! Multifactorial Disorders: many human diseases such as most form of cancer and hear disease have both genetic and environmental components. These do not follow Mendelian inheritance patterns. Genetic Testing and Counseling: using family histories, genetic counselors help couples determine the odds that their children will have genetic disorders. Once a child is conceived, amniocentesis and chorionic villus sampling can help determine whether a suspected genetic disorder is present. o Amniocentesis: (within 14th-16th week of pregnancy) determines whether the fetus has Tay-Sachs disease. Inserts a needle into the uterus and extracts amniotic fluid; some genetic disorder can be detected from the presence of certain chemicals in the amniotic fluid. (can cause complications such as internal bleeding, maybe even death) o Chorionic Villus sampling (CVS): inserts a narrow tube into the cervix into the uterus and suctions out a tiny sample of tissue form the placenta(organ that transmits nutrients and fetal wastes between moth and fetus). ! Advantages: rapid analysis. Performed early, as much as the 8th-10th week of pregnancy. o Imaging techniques allow a physician to examine a fetus directly for major anatomical abnormalities. ! Ultrasound technique: sound waves are used to produce an image of the fetus by a noninvasive procedure. ! Fetoscopy: a needle thin tube containing a viewing scope and fiber optics is inserted into uterus. (Can cause complications such as internal bleeding, maybe even death) ! ! !


Molecular Genetics RNA and DNA structure and function

DNA is the genetic material The two chemical components of chromosomesDNA and proteinbecame the candidates for the genetic material. Frederick Griffith in 1928 o studied two kinds of bacteria: a pathogenic(disease causing) one and a nonpathogenic(harmless) strain o Transformation: a change in genotype and phenotype due to the assimilation of external DNA by a cell. Avery, McCarty, MacLeod in 1944. o Announced that the transforming agent was DNA. ! Only DNA worked in transforming harmless bacteria into pathogenic bacteria. Hershey and Chase in 1952 o Showed that DNA is the genetic material of a bacteriophage known as T2.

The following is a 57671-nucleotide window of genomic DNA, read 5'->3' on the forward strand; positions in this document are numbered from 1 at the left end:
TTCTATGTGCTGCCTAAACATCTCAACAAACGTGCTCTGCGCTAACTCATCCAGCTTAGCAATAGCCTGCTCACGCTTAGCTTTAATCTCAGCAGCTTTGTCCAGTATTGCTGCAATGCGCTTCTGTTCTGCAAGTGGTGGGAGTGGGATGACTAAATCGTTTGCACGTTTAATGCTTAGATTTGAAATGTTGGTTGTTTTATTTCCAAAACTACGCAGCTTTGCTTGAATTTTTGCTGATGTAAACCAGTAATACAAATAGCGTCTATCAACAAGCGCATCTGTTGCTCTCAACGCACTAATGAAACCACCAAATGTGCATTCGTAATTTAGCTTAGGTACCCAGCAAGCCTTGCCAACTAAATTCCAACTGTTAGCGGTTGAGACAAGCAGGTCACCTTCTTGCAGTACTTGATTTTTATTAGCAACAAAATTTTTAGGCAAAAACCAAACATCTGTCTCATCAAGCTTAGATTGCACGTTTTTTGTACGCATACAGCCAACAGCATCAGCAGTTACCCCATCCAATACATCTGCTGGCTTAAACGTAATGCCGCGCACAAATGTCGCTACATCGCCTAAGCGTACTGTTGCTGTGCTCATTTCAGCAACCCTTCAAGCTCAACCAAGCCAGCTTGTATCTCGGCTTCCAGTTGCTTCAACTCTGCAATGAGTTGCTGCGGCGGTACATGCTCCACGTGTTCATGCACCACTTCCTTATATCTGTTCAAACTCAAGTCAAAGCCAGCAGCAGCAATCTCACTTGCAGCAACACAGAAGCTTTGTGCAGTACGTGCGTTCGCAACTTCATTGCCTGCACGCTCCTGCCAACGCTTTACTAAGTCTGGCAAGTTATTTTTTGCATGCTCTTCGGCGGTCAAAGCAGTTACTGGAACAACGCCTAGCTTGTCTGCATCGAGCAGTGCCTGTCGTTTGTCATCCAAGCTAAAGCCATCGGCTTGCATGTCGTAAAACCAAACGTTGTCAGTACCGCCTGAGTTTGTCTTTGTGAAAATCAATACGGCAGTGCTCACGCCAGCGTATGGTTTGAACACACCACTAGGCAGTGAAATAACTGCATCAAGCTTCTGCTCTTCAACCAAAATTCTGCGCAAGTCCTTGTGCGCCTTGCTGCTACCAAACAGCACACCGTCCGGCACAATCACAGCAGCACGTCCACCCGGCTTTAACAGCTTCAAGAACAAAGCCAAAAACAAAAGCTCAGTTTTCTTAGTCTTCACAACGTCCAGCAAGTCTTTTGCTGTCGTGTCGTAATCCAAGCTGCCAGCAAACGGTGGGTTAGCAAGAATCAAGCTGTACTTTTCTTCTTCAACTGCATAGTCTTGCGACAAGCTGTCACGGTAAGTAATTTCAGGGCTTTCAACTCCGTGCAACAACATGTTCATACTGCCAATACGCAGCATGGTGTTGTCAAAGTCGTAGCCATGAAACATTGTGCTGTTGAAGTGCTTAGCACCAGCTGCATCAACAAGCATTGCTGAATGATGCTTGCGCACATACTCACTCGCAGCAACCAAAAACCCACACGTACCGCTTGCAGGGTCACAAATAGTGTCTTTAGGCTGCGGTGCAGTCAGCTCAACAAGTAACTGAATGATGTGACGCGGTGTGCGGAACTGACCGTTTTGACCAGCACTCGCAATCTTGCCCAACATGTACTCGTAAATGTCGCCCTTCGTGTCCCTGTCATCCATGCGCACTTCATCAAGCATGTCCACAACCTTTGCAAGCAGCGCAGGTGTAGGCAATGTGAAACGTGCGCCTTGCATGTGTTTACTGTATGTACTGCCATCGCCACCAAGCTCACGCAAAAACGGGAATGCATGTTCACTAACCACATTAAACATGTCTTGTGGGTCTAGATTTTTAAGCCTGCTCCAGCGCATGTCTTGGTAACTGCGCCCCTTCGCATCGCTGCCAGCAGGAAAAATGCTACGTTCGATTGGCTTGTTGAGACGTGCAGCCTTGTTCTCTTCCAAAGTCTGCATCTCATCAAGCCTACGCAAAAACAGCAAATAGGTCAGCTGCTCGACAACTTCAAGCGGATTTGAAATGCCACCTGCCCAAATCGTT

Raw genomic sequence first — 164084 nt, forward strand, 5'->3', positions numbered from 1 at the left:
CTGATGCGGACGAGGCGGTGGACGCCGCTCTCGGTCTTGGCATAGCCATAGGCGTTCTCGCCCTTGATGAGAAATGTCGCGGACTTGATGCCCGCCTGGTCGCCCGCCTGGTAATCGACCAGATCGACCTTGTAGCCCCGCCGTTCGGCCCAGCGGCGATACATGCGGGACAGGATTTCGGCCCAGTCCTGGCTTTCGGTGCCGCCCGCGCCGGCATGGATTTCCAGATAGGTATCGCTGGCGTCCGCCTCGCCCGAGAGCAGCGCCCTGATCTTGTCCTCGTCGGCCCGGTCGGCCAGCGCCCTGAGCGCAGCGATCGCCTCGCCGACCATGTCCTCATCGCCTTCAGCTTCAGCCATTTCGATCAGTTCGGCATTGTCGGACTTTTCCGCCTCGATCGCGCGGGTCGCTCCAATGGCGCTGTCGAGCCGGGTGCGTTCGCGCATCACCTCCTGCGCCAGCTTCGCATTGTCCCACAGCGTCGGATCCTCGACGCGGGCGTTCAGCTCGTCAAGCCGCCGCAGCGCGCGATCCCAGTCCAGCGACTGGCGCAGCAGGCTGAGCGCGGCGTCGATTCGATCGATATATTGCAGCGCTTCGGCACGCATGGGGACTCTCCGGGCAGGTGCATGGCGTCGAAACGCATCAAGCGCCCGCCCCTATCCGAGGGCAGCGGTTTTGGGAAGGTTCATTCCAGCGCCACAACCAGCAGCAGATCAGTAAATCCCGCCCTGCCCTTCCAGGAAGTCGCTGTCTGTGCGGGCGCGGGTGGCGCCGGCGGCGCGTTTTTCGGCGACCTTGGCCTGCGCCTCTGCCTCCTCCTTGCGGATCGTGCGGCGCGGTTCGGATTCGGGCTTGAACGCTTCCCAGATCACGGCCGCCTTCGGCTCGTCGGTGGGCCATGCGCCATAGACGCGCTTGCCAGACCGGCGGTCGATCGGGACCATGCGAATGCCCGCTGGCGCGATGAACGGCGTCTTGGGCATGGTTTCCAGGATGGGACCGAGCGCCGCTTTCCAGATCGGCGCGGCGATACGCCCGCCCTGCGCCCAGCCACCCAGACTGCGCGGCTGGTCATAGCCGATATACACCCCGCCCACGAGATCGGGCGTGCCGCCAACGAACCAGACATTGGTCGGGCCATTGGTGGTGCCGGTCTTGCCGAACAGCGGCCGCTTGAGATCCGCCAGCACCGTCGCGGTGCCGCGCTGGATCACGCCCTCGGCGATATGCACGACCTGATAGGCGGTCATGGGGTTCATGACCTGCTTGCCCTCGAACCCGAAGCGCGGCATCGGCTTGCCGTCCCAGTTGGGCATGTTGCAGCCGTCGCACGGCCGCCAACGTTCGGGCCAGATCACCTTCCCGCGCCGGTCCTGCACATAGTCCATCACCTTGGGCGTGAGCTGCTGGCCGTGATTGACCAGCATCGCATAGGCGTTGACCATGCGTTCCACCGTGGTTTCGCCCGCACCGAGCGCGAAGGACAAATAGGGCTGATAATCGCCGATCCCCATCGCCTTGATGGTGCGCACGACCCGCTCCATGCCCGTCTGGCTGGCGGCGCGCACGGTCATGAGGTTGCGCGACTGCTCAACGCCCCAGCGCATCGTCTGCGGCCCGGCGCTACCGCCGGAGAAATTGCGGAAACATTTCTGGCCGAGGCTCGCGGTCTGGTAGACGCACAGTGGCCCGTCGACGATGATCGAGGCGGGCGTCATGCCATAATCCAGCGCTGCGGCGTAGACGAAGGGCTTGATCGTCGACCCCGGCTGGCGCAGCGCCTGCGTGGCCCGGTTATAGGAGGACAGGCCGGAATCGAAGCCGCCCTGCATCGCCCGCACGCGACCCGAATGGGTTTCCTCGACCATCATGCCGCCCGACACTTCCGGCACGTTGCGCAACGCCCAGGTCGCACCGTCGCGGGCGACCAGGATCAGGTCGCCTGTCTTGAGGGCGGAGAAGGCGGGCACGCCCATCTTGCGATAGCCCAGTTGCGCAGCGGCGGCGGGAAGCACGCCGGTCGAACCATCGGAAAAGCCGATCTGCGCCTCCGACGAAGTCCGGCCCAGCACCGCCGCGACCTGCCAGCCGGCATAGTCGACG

Building a structural model of DNA: Scientific Inquiry Franklin & Wilkins produced a picture of the DNA molecule using X-ray crystallography. This allowed Watson to deduce that DNA was helical and to determine the width of the helix and the spacing of the nitrogenous bases. o Pairing a purine with a pyrimidine resulted in a uniform width o Adenine paired only with thymine and guanine paired only with cytosine. Many proteins work together in DNA replication and repair Watson and Crick first to reason: since the two strands of DNA are complementary each strand acts as a template for building a new strand in replication. Semiconservative Replication: each daughter molecule will have one old strand and one newly made strand. Meselson and Stahl- labeled nucleotides of DNA with a heavy isotope of nitrogen. o DNA replication occurs in presence of nucleotides labeled with a light isotope of N ! The first replication produced a band of hybrid DNA ! A second replication produced both light and hybrid DNA. Origins of Replication: the replication of a DNA molecule begins at these special sites. The two DNA strands separate, opening up a replication bubble. At the end of the bubble "#$%$&'!()*+,!-./#.0!